A GAME that took its colour from the dish-water sky. We got more brimstone than brio, more knuckle than wrist in Croke Park.
Two uncomfortable teams flogging themselves against God's air-conditioning. Kilkenny's 55th Leinster crown was delivered amidst much shuffling and head-scratching.
Hurling in the province looks clumsy and neurotic this grey summer. B-movie stuff. A test of stubbornness, not ambition.
Willie O'Connor knows a thin day when he sees one. "Clare definitely won't be shaking in their boots," he murmurs. "Or anybody in Munster."
The O'Keeffe Cup sits on a table. It's bigger than a filing cabinet. Every now and then someone takes the lid off and wears it as a hat. But no-one's paying much heed in here. Too many funnel-clouds in the distance.
Charlie Carter shouts out: "That's a better f... g feeling than last year lads," and a faint hum of agreement rumbles through the room.
Plastic bottles of orange are handed around and team-manager, Kevin Fennelly, invites his players to savour their evening. "Have a few drinks and enjoy yourselves tonight lads," he bellows. "After that, it's back to basics."
You can trace the grain of victory in their faces. Like a genie let out of the bottle, DJ Carey has settled the contest. Two 21-yard frees, two goals. One a masterpiece, the other a trick of chance. DJ rescued from the margins.
Kilkenny hurled for 48 minutes with Charlie Carter their only man to register a score. Still, Charlie was moving like a mystic. By the time Andy Comerford stirred an umpire, Carter's tally was 1-4. Fluid as a panther, he alone kept Kilkenny above the water-mark.
Offaly could have been throwing foxy waves by then but they were shooting like men on a rowing boat in choppy water. Eleven wides to Kilkenny's three. `Babs' Keating watched with hands on hips, his gait that of the farmer whose sheep-dog is chasing bumblebees.
He stands in his socks now outside a silent dressing-room. `Babs' anger is packed like high explosive. Journalists stoke his fire, then step back as the flames climb. `Babs' voice is low but his temper licks the ceiling.
"Couldn't be described as Leinster Senior Championship hurling," he murmurs. "And I've no problem in saying that. My job is to teach and show them what to do. But it appears it's falling on deaf ears."
Keating picks his words slowly, yet the language comes with a hissing sound. "The players just aren't listening to me," he snaps. "We're like sheep running around in a heap."
"We're playing a game that suits the backs. To me, if you're serious about winning Championship games, you open it up."
Offaly are still in the Championship but, just now, that seems a dubious blessing. `Babs' sounds like he feels the `back-door' would be best left bolted if these are the impulses of his team. He's got three weeks to summon the cavalry.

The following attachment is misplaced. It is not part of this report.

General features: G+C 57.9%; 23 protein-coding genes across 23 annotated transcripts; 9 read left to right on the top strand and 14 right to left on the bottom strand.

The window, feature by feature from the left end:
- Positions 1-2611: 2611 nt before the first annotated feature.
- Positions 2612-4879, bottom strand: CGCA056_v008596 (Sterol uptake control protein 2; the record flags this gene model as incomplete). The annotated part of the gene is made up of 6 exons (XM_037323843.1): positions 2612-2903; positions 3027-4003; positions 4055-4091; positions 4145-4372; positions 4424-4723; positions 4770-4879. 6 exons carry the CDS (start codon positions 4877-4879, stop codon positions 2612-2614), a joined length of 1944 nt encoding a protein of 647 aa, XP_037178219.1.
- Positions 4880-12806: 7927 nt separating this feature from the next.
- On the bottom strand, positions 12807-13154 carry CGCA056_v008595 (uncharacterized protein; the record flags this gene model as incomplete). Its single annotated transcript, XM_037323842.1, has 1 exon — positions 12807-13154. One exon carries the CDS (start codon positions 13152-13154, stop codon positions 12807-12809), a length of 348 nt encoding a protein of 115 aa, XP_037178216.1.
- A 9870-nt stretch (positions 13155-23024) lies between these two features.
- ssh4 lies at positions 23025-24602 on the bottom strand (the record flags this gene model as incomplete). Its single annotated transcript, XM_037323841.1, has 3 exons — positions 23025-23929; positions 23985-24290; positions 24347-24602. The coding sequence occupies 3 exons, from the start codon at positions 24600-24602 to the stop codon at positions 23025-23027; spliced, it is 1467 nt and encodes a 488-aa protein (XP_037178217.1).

"Lot of different attitudes needed in the Offaly hurling camp for the next three weeks," he argues. "I hate saying that in the middle of July. These are doubts and phrases I used last October/November when I came to Offaly. Didn't think I'd be repeating them in July.
"I feel awful disappointed with the application of the stick and quality of the play. All of the negatives out there involve areas I've gone over and over again. I just wonder am I wasting my time in an Offaly dressing-room.
"You'd like to think you have something to contribute but, equally, you'd like to think you'd be listened to. I'm not being listened to. It's a vein running through this Offaly team of individualism, of not thinking of their colleagues, not playing for their colleagues. The players just sail along. There's not a lot of disappointment in that dressing-room. They just take every day as it comes."
A journalist asks "Where to now 'Babs'?"
He scuffs his feet and groans. "We pray to God that we get a good draw on Monday week and, hopefully, meet Antrim. Then we can get back into the same position as the rest of them.
"Can I go and put my shoes on now lads?"
As ever, Keating's words have the ping of rifle fire. Whether they will generate more ire in the Antrim or Offaly dressing-rooms, though, is a moot point. Suffice to say, he has not lost his flair for provocation.
Without the inscrutable Brian Whelahan (who engaged his manager in a shouting match mid-way through the second period), Offaly might have been embarrassed yesterday. But then, without Carter, Kilkenny wouldn't exactly have smelt of roses either.
This was stolid, stop-start hurling where even thoroughbreds like DJ and Johnny Dooley found themselves penalised for over-carrying. DJ too many steps? Yep. That kind of day where the grey tint of dusk seemed upon us from early morning.
But Kilkenny know there are no bonuses for artistic impression in the Championship. More than that, they understand how much can change as summer trembles on the edge of autumn. Clare certainties for McCarthy?
Don't bet on it.
"I've always had the feeling that we'd win Leinster," grins Fennelly. "But it's a relief 'cos only for Charlie Carter we could have been very sad men coming into this dressing-room at half-time. I'm trying to fight off ye fellas, trying to prove ye fellas wrong. We all have our days. I had my day today.
"I'm happy to go back to Kilkenny and tell a few fellas who told me I was wrong that, at least I've won a Leinster. But, if I don't win the All-Ireland, they'll be very fast telling me back. We're probably fourth now, behind Galway, Clare and Waterford. But, if they decide to beat each other, it might let us through to win the All-Ireland ... "
Face it. Hurling has known stranger twists.